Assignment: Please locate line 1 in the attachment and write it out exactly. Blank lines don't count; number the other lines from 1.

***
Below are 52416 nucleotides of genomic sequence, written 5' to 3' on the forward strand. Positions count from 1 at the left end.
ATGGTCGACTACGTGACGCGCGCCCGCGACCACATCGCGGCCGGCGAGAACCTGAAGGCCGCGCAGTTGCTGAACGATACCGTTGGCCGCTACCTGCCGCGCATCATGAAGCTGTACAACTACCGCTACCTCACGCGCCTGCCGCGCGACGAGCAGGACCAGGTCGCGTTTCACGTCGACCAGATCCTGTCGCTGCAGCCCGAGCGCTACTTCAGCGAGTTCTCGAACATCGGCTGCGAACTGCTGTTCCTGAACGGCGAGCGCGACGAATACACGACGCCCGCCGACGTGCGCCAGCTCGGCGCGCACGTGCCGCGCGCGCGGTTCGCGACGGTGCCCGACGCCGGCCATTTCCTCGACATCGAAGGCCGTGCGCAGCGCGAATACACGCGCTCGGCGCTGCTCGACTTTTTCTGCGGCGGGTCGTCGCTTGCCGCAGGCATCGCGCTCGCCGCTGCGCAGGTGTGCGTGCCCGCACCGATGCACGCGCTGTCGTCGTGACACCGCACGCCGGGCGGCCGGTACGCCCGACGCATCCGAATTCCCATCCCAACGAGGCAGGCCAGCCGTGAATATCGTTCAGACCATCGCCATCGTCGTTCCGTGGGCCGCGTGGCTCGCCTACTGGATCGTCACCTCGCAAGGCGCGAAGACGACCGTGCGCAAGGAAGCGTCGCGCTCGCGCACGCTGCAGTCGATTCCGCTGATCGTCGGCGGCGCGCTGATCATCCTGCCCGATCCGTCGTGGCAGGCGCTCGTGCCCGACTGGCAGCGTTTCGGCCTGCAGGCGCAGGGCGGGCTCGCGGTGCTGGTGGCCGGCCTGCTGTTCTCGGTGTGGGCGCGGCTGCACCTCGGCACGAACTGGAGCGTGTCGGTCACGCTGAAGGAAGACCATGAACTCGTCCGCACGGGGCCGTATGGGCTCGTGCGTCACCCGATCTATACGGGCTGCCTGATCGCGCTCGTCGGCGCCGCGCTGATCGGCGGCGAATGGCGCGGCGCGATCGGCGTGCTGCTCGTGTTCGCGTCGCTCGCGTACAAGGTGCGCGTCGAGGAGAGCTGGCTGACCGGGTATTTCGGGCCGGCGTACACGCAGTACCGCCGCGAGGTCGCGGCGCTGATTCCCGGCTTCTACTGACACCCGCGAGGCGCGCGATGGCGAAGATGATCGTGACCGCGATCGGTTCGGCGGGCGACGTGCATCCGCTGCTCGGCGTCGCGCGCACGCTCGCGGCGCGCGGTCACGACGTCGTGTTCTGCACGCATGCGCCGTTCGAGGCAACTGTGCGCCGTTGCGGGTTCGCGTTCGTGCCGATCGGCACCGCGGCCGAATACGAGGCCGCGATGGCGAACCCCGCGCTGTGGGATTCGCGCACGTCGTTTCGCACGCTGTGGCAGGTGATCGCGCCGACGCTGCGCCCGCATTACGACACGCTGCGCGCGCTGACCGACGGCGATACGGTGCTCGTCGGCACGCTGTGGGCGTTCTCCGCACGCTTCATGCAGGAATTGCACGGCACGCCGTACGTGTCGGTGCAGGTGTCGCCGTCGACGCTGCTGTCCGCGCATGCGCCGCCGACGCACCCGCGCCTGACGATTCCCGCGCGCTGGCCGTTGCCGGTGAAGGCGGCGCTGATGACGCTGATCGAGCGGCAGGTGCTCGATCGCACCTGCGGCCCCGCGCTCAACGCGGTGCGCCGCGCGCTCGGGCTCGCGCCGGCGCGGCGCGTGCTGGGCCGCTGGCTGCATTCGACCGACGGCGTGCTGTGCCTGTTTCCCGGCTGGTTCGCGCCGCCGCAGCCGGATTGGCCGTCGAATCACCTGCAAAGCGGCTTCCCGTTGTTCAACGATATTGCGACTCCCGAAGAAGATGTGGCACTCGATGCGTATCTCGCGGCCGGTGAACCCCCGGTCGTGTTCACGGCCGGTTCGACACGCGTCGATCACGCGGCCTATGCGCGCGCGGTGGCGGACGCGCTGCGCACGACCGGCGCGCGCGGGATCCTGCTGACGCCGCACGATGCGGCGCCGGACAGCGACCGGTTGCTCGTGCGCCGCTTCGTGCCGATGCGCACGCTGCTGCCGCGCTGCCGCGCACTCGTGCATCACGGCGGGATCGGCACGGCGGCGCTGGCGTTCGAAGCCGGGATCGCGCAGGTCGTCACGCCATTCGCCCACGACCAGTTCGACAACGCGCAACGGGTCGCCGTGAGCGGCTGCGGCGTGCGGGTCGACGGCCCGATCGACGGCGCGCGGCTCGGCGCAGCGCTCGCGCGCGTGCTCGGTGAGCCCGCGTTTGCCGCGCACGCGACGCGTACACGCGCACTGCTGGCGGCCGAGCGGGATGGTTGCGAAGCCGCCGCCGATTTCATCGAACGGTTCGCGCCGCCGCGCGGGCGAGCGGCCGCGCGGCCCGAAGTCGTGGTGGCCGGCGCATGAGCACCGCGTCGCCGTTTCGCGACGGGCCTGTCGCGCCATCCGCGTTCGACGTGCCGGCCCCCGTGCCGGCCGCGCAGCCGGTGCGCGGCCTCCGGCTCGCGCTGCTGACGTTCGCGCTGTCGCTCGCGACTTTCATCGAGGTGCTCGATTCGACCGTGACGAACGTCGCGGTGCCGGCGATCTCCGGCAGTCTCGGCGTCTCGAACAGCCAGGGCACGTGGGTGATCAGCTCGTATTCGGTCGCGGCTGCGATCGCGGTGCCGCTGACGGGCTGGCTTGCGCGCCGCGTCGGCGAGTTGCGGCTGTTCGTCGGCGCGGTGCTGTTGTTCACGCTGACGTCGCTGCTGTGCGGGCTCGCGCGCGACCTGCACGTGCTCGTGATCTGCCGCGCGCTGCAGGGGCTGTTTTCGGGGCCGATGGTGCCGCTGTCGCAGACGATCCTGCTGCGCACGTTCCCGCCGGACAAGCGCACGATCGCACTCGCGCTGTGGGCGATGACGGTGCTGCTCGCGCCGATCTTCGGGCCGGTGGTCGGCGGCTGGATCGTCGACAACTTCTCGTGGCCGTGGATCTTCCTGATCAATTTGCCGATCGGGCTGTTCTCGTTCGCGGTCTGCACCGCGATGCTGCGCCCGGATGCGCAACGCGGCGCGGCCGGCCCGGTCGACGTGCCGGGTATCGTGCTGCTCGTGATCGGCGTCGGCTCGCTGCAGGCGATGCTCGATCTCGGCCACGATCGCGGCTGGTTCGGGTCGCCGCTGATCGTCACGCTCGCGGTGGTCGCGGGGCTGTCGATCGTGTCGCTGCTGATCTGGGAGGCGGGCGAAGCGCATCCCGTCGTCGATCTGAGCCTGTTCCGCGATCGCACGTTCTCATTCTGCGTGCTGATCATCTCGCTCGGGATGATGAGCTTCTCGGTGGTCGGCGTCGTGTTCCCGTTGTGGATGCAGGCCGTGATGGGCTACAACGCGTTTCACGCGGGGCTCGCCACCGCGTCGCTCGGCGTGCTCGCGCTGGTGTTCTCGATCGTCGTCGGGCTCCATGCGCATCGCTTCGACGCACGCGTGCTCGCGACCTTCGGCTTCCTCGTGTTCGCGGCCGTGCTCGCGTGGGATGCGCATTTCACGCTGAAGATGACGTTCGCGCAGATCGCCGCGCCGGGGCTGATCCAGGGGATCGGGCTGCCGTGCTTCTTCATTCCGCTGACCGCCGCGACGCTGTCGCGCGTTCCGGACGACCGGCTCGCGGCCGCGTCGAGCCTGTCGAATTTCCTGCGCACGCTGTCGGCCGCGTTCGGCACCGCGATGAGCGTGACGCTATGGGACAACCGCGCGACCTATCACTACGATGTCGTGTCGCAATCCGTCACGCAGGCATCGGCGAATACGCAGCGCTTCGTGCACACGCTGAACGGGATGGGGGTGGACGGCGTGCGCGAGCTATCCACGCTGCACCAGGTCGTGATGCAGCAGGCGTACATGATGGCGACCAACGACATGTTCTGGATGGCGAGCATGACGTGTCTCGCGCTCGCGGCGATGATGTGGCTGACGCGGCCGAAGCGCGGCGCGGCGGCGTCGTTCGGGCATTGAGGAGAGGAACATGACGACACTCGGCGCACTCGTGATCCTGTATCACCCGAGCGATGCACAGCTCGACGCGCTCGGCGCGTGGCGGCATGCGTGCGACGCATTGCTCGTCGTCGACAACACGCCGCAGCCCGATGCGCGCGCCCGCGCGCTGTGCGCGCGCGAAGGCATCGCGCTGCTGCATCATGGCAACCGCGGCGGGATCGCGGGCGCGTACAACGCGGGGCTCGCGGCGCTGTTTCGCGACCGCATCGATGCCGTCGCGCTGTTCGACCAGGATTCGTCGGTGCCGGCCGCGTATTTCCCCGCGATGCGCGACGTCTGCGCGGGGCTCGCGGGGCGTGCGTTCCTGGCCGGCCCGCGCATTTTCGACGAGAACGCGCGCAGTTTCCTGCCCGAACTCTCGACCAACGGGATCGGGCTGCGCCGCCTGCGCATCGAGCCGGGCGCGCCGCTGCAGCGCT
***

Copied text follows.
Below are 52416 nucleotides of genomic sequence, written 5' to 3' on the forward strand. Positions count from 1 at the left end.